Unique Chemical Signature in Chronic Fatigue Syndrome Identified

This study provides the first comprehensive, quantitative demonstration of the metabolomic deficiencies in chronic fatigue syndrome.

In a study designed to test the utility of targeted metabolomics in the diagnosis of myalgic encephalomyelitis/chronic fatigue syndrome (ME/CFS), researchers identified a unique chemical signature that differentiates affected patients from healthy individuals.

The study, led by Dr Robert K. Naviaux, MD, PhD of The Mitochondrial and Metabolic Disease Center at the University of California’s San Diego School of Medicine, was published August 29 in the Proceedings of the National Academy of Sciences in the United States.1

Ronald W. Davis, PhD, director of Stanford Chronic Fatigue Syndrome Research Center of Stanford University School of Medicine commented on the findings of Dr Naviaux’s group on the the Open Medicine Foundation website, where he serves as director of the Scientific Advisory Board.

“It is the most important and groundbreaking study of ME/CFS to date. Extending recent indications of metabolic alterations in ME/CFS, this study provides the first comprehensive, quantitative demonstration of the metabolomic deficiencies that characterize the disease.”

Metabolomics is, according to a white paper by leaders in the field, “the comprehensive study of the metabolome, the repertoire of biochemicals (or small molecules) present in cells, tissues, and body fluids.”2 These biochemicals represent the end-product of cellular processes.

For their study, Dr Naviaux and colleagues measured 612 plasma metabolites in 45 patients who met the diagnostic criteria for ME/CFS, and in 39 age- and sex-matched normal controls.

Results showed that patients with ME/CFS had aberrations in 20 out of 63 identified metabolic pathways, and that 80% of their diagnostic metabolites were lowered, suggesting the presence of a hypometabolic syndrome.

Dr Naviaux and colleagues found that the metabolic signature of CFS was similar to that of dauer, an adaptive state found in certain nematodes. In dauer, environmental insults trigger changes in mitochondrial functions, fuel preferences, behavior, and physical features. These alterations allow the organism to survive harsh conditions, but at the cost of diminished functional capacity.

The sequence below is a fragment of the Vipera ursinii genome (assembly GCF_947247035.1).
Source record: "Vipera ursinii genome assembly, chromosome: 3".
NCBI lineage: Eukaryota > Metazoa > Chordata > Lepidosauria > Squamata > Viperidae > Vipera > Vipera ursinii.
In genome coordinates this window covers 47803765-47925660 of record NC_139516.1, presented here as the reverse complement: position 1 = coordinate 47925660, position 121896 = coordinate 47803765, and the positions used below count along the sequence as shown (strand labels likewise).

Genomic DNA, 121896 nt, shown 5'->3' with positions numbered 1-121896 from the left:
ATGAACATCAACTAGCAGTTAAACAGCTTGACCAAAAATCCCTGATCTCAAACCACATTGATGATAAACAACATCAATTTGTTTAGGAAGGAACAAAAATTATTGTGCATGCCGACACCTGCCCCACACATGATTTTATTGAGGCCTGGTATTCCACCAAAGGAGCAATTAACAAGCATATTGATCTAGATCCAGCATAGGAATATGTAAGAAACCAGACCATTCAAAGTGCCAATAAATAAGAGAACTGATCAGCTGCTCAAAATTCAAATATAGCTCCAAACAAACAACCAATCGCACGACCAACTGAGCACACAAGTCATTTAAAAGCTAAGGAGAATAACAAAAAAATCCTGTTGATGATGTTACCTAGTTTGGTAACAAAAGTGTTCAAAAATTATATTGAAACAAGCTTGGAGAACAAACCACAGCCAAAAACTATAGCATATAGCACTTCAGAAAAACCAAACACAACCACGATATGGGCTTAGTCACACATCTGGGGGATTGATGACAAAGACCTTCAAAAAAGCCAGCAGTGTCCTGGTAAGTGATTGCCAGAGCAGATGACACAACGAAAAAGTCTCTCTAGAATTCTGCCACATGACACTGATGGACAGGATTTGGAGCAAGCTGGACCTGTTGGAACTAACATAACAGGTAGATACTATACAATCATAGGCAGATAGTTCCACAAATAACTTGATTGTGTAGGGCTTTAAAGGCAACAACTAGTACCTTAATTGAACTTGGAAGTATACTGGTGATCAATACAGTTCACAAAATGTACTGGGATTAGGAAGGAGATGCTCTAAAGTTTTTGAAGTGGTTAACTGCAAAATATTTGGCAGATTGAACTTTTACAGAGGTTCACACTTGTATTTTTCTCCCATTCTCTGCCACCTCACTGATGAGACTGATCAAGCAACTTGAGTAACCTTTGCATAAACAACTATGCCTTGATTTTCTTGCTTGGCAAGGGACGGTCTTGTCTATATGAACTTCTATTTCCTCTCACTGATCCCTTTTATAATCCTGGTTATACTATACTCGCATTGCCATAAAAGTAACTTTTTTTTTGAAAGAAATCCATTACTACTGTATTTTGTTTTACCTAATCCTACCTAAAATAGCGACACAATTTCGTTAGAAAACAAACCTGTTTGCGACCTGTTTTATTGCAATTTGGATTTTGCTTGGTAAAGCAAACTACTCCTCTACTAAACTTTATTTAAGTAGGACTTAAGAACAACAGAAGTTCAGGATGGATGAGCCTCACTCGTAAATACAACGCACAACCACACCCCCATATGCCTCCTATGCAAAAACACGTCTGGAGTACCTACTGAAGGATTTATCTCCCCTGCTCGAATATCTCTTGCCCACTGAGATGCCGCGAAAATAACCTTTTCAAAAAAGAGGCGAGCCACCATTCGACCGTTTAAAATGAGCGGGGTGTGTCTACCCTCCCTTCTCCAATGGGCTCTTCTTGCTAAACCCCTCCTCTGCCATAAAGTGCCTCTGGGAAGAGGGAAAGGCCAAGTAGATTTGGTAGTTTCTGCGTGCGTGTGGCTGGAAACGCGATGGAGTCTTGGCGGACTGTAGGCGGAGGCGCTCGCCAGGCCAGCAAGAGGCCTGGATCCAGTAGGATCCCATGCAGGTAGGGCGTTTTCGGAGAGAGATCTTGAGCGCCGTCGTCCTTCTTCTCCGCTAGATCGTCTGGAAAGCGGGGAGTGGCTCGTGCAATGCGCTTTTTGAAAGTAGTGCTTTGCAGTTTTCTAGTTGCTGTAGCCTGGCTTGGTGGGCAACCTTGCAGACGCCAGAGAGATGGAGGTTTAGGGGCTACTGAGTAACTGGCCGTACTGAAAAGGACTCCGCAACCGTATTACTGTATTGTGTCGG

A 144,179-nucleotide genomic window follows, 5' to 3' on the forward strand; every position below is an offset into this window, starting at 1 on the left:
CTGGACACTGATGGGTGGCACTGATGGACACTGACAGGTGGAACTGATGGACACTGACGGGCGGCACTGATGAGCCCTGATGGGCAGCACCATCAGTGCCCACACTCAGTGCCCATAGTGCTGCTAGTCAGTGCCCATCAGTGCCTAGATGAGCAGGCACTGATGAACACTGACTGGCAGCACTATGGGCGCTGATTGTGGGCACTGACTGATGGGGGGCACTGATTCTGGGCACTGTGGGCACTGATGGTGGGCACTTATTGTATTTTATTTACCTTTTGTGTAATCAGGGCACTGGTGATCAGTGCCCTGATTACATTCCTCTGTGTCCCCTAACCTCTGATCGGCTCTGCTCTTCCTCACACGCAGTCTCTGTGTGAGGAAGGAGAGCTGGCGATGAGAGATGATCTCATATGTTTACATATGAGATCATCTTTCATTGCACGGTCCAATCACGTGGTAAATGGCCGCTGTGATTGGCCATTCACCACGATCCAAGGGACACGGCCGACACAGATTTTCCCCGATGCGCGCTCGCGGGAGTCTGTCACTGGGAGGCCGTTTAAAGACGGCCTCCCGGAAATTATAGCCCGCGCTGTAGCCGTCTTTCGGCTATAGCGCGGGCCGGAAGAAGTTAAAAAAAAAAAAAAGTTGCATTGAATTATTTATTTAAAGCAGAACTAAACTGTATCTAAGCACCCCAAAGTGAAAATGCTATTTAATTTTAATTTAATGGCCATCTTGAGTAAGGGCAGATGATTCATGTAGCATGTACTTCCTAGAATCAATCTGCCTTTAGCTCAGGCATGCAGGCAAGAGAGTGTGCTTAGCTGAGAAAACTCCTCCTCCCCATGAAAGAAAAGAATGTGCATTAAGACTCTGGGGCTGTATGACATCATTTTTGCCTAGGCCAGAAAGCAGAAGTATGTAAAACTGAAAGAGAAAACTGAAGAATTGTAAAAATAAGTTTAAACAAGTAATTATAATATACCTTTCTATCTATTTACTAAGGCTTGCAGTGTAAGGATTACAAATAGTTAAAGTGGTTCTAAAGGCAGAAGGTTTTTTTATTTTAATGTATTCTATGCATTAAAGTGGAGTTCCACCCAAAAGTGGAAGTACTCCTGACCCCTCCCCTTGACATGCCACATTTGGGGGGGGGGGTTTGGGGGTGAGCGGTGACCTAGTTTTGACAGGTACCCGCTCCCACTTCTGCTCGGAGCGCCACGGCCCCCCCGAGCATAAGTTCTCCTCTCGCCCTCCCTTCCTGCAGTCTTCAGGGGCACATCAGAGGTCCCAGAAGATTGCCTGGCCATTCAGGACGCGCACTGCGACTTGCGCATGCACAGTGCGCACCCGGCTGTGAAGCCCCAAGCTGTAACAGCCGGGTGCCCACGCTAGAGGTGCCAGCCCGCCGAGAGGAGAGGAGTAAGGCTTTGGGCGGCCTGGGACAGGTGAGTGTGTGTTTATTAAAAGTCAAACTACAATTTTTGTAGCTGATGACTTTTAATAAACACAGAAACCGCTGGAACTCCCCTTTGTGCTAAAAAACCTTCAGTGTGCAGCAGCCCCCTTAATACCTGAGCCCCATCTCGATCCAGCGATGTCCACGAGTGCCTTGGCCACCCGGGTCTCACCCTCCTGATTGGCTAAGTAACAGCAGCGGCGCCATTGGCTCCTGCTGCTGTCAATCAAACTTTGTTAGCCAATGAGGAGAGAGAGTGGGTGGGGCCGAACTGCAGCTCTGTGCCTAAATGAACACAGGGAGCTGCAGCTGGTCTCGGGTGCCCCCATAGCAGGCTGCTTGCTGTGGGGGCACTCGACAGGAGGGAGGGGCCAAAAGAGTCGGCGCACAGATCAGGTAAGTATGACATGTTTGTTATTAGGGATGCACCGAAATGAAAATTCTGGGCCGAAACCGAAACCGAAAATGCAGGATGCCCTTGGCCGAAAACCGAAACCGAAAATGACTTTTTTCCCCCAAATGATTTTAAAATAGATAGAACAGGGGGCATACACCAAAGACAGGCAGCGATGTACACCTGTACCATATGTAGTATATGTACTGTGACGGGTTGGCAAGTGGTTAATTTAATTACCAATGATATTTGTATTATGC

While the research team has no plans to develop a diagnostic assay based on their results, study co-author Dr Eric Gordon noted that better diagnostics potentially have an important role to play in how patients with CFS are perceived.

Dr Gordon is a physician whose practice focuses on complex chronic illnesses, many of whom have diagnostic tests. “In the absence of a clear cut diagnostic test, people with CFS are often ridiculed and treated as if they’re malingering — or if people are being kind about it, they’ll treat them as depressed,” he told Clinical Pain Advisor.

A 2011 study published in the Lancet — the PACE trial — was criticized by patient advocacy groups for its endorsement of cognitive behavioral therapy and graded exercise therapy as primary components of treatment.3,4

“The idea that a psychosocial model of treatment is more appropriate in CFS than in any other disease is incorrect,” Dr Gordon said. “All chronic diseases do better with a psychosocial component to their treatment. Illness will exacerbate all of our underlying neurotic tendencies. This is the human response to illness.”

Summary and Clinical Applicability

“Only about 25% of the metabolite disturbances found in each person were needed for the diagnosis of CFS,” the investigators wrote in the paper’s conclusion.

“About 75% of the metabolite abnormalities were unique to the individual and useful in guiding personalized treatment. The study of larger cohorts from diverse geographical areas, and comparison with related medical disorders like depression and posttraumatic stress disorder, will be needed to validate the universality and specificity of these findings. The finding of an objective chemical signature in CFS helps to remove diagnostic uncertainty, will help clinicians monitor individualized responses to treatment, and will facilitate multicenter clinical trials.”

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  1. Naviaux RK, Naviaux JC, Li K, et al. Metabolic features of chronic fatigue syndrome. Proc Natl Acad Sci U S A. 2016;113(37):E5472-5480. doi:10.1073/pnas.1607571113.
  2. Beger RD, Dunn W, Schmidt MA, et al. Metabolomics enables precision medicine: “A White Paper, Community Perspective.” Metabolomics Off J Metabolomic Soc. 2016;12(10):149. doi:10.1007/s11306-016-1094-1096.
  3. White PD, Goldsmith KA, Johnson AL, et al. Comparison of adaptive pacing therapy, cognitive behaviour therapy, graded exercise therapy, and specialist medical care for chronic fatigue syndrome (PACE): a randomised trial. Lancet Lond Engl. 2011;377(9768):823-836. doi:10.1016/S0140-6736(11)60096-2.
  4. Goldin R. PACE: The research that sparked a patient rebellion and challenged medicine. STATS.org. http://www.stats.org/pace-research-sparked-patient-rebellion-challenged-medicine/. Published March 21, 2016. Accessed September 26, 2016.

This article originally appeared on Clinical Pain Advisor